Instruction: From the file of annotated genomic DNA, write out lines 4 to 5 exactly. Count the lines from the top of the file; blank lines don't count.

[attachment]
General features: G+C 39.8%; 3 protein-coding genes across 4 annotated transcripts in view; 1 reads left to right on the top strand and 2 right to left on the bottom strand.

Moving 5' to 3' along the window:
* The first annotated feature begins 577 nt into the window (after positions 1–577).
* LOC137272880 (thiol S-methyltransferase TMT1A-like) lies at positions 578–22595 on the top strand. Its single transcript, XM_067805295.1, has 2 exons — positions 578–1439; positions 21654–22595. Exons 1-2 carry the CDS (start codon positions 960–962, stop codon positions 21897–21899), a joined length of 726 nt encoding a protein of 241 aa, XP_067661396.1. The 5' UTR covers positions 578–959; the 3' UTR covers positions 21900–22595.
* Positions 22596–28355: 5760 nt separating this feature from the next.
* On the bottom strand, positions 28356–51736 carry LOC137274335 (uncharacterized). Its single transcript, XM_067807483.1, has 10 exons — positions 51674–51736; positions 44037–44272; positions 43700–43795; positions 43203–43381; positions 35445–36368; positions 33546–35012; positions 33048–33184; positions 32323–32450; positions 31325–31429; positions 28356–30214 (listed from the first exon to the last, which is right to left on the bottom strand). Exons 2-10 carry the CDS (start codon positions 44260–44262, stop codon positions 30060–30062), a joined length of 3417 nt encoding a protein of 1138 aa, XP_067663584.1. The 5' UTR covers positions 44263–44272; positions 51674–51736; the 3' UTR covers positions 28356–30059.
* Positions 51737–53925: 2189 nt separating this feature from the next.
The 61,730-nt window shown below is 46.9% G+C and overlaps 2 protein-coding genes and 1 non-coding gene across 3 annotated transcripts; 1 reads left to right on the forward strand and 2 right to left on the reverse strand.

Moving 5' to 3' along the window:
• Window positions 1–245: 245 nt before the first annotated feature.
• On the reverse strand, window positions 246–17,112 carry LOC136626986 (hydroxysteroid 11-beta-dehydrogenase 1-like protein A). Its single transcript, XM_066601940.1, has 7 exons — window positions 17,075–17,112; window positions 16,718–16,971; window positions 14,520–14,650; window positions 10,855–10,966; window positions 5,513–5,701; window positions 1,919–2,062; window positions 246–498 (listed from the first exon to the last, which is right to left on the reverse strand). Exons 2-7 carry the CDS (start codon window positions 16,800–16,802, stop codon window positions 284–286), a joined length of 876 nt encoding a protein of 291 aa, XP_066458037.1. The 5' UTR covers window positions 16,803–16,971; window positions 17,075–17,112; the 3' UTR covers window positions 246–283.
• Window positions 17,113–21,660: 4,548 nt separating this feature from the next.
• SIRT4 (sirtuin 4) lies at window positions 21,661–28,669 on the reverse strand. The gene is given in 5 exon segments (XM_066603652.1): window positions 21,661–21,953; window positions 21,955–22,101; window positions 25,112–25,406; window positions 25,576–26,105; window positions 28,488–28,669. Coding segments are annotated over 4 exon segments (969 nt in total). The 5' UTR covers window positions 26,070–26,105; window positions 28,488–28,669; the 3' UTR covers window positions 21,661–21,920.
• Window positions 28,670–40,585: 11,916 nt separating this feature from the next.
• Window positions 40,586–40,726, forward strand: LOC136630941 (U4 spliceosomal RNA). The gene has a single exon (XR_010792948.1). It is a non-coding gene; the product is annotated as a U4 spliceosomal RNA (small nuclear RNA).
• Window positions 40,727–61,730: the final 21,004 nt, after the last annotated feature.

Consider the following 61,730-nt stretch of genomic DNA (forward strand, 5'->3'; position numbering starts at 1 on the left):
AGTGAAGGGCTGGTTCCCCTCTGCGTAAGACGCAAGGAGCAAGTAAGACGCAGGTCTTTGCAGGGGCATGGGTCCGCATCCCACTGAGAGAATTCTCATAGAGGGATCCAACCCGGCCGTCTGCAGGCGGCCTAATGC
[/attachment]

* LOC137272880 (thiol S-methyltransferase TMT1A-like) lies at positions 578–22595 on the top strand. Its single transcript, XM_067805295.1, has 2 exons — positions 578–1439; positions 21654–22595. Exons 1-2 carry the CDS (start codon positions 960–962, stop codon positions 21897–21899), a joined length of 726 nt encoding a protein of 241 aa, XP_067661396.1. The 5' UTR covers positions 578–959; the 3' UTR covers positions 21900–22595.
* Positions 22596–28355: 5760 nt separating this feature from the next.